Sunday 1 June 2014


This photo of Casperia and Monte Soratte courtesy of Giorgio Clementi
A rain storm in the Sabina is something to be experienced... 

We woke up to a grey, cold day... There were a lot of these during our visit to Casperia in 2013... Way more than we had experienced in previous years... Our friends Stefano and Nicoleta were very disappointed for us, always apologising for the weather... But what could anyone do? Nothing! As far as we were concerned, good weather or bad, we were having the time of our lives. We were spending time in our favourite place on the planet with easy access to our amazing array from Italian friends... We had warm clothing... and Il Sogno, the wonderful house we were renting from the Phillips family, came equipped not only with a fabulous fire place, but also with an umbrella. When the morning rain eased up a bit, we bundled up, grabbed the umbrella and our camera and went out for a stroll.

I have said it many times in other posts on this blog... If you ever worry about your Italian holiday caloric intake, the best place for you to be staying is in a hilltown... But not all hill towns are created equal. Casperia is one of those hill towns where once you enter the old fortified gates you are faced with thousands of stairs... 

Photo courtesy of Giorgio Clementi

There is no real flat space inside the town walls except for the small piazza above the Porta Romana, Piazza Umberto I...

...the Piazza del Municipio where the Comune offices are, and another small piazza in front of San Giovanni Battista Church.

Photo of San Giovanni Battista church courtesy of Giorgio Clementi
So as long as you are out and about every day, you are getting a lot of exercise. The move of the town alimentari, tabaccheria and other shops from their former locations facing the Piazza del Municipio to just outside the Porta Romana in the 1960s and 70s forces people who stay inside the borgo to go up and down hundreds of steps daily. Casperia, with its spiral of stepped streets and steep interconnecting vicoli--alleys, is like a 3-D snakes and ladders game board... and around every corner is a new vista to photograph and a new adventure...

Photo of Monte Soratte seen from Casperia courtesty of Stefano Aperio Bella
So armed with the umbrella we set off for a stroll through the borgo... We travelled up the stairs behind the house to the peak of the hill finding one of our favourite little winding streets, Vicolo Serpenti.  

At one point, during one of our earlier visits to Casperia, we fantasized about buying this little house... We headed down Vicolo Serpenti past our friend Clelia's childhood home... When Clelia's family lived in this house, the main door to the residence was where the window is now above the plants on the left... Apparantly there was an outdoor bread oven to the left of the door. You can see traces of the old bread oven where the lighter stone is...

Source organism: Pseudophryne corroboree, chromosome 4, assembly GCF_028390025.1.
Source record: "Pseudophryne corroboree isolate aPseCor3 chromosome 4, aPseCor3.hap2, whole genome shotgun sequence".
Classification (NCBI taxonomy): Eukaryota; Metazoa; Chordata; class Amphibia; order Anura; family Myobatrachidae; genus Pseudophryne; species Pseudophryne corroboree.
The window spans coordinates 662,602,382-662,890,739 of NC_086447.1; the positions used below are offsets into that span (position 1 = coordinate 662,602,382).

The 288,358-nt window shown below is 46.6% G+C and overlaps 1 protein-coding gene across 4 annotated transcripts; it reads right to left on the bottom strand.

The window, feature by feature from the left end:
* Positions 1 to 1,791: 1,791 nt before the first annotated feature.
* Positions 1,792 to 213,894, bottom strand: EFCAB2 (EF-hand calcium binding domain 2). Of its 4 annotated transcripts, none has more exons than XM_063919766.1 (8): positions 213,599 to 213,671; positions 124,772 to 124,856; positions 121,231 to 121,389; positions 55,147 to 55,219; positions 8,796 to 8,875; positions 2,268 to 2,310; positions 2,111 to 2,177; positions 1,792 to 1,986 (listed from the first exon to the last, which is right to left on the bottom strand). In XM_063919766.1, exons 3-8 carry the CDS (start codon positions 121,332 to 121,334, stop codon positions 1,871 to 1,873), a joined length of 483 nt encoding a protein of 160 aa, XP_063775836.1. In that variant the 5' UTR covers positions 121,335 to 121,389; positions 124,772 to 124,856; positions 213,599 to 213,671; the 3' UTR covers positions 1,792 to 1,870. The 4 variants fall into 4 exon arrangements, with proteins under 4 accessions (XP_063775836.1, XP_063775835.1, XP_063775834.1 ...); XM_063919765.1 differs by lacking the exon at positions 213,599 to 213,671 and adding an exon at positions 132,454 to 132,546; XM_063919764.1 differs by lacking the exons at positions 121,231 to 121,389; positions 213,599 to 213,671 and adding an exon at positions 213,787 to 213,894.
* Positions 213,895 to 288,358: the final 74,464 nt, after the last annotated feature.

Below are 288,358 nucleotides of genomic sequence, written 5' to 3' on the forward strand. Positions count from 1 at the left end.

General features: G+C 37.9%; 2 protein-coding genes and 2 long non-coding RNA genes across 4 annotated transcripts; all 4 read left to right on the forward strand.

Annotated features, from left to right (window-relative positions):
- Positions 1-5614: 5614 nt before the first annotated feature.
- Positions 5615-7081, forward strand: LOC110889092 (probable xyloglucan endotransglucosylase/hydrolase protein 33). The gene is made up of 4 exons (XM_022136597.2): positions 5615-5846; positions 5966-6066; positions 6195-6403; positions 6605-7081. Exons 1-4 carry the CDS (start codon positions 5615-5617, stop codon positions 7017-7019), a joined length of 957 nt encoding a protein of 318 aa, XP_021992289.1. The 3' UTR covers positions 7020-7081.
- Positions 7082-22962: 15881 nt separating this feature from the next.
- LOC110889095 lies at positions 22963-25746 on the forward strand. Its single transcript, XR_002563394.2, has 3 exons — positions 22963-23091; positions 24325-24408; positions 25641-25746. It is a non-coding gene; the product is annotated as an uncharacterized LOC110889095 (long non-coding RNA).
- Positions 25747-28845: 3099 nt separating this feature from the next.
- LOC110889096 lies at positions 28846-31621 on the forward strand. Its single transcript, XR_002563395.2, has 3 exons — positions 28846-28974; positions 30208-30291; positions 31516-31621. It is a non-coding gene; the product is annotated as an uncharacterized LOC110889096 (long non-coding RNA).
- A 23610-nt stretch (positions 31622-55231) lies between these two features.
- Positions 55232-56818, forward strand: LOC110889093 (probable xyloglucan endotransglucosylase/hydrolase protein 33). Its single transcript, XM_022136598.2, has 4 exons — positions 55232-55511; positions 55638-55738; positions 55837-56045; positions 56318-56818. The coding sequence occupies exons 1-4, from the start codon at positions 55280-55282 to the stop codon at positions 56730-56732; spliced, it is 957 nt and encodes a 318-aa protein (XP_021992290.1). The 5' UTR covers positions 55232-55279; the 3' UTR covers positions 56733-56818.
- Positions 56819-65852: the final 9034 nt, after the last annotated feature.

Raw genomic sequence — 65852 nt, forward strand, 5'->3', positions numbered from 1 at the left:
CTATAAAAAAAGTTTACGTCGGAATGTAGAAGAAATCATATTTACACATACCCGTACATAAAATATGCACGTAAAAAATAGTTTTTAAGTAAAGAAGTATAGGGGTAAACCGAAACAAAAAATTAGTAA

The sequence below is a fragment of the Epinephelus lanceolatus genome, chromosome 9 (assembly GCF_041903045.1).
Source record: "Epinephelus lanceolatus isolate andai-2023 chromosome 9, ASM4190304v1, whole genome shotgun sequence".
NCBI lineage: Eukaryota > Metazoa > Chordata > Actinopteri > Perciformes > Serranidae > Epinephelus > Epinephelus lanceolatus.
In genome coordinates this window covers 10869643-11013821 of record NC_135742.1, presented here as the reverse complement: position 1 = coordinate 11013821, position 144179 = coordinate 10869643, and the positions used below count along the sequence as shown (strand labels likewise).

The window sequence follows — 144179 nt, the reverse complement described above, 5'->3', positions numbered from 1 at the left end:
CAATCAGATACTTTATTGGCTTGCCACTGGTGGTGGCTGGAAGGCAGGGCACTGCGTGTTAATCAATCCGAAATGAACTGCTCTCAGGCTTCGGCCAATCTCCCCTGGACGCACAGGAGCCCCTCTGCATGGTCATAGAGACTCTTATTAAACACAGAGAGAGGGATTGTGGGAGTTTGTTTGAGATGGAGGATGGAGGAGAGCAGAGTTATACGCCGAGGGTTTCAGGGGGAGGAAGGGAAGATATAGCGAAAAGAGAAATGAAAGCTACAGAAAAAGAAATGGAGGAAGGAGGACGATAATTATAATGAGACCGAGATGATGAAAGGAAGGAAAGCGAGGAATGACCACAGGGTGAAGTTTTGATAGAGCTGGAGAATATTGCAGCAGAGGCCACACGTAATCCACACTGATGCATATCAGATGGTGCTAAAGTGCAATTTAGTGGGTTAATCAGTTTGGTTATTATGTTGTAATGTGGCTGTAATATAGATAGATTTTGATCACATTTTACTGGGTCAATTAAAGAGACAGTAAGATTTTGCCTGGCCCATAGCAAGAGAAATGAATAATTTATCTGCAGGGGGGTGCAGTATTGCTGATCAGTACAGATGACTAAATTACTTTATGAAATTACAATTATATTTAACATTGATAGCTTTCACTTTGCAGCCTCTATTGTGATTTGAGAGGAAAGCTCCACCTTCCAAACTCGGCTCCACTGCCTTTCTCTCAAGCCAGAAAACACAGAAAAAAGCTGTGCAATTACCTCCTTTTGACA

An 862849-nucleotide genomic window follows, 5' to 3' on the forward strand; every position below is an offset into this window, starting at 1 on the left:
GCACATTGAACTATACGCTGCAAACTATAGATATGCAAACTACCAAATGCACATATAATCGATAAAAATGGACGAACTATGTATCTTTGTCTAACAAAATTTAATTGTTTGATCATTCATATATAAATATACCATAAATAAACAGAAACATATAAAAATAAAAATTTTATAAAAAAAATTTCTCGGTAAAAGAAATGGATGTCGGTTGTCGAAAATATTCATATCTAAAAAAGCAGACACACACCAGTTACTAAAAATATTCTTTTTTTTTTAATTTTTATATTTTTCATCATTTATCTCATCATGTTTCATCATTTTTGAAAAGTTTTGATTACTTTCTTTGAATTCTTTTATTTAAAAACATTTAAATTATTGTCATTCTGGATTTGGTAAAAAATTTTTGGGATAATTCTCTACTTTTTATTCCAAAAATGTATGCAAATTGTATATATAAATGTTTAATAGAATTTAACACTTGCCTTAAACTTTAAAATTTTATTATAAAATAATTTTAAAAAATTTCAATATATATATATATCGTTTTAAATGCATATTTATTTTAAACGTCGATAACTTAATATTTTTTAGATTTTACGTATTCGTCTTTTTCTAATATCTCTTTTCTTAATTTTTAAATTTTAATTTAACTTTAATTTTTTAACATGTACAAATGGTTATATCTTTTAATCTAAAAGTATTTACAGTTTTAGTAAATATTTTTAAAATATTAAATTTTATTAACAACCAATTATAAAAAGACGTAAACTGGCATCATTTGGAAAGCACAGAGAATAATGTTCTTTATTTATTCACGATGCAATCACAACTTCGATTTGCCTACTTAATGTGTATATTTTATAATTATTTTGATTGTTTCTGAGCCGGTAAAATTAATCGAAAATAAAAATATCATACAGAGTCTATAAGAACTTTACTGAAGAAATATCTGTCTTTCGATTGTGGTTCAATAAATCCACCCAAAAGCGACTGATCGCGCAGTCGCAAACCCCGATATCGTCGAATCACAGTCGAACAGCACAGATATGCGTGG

We continued down Vicolo Serpenti past this house. Some years back, another photo of this house that I randomly posted on Facebook, brought some rather amazing people into our lives... the above mentioned Clelia Angelelli and her family, and their friends Massimo and Paola, and their family. If you haven't read it already, here is a link to my blog post about that unforgettable first encounter.

At the foot of Vicolo Serpenti is Via Latini where we stopped in front of Casa Latini to take a picture. Casa Latini is a beautifully restored 13th centura bed and breakfast during the low season, and is used as a residence for visitors participating in yoga holiday programmes offered by Sunflower Retreats during the summer.

From Via Latini we climbed up more stairs again by way of a vicolo toward the Church of San Giovanni Battista.

The Romanesque Bell Tower of the Church is the highest point in the borgo. At night it is beautifully illuminated.

What many people don't realize is that the parish church of Saint John the Baptist is the home of a spectacular treasure... the Presepe Monumentale, a 60 square metre monumental Nativity Scene.

This spectacular work of art which uses the buildings and streets of Casperia in 1:10 scale miniature and 80 Neapolitan figurines to recreate Bethlehem of the Nativity is the ten year labour of love of GianNicola Mariani. 

Begun in 1992, Mr. Mariani finally completed this wonder in 2002. If you are ever in Casperia on a Sunday or some other time when the church is open, this is well worth a visit.

The rain filled clouds hung heavy over the Sabina. We made our way down to the lower town where we exited the Porta Romana and headed to the alimentari for some groceries. On the way back to the house, we stopped by at Friends Cafe to say hello to our friends, Stefano and Nicoleta, and to have a drink before we headed by up the stairs to Il Sogno.

The light rain which had been our constant companion throughout our walk through the town suddenly turned into a veritable downpour. 

Photo courtesy of Stefano Aperio Bella
This was our cue to kiss our friends goodbye and hurry up the rain slicked stone steps back to the house where we lit a fire, put on some Paolo Conte's Greatest Hits and made ourselves a simple pasta dinner.

Outside the wind buffeted shuttered windows of Il Sogno a real storm raged. The downpour turned the narrow cobbled streets of Casperia into rushing rivers of water that washed the old town clean. 

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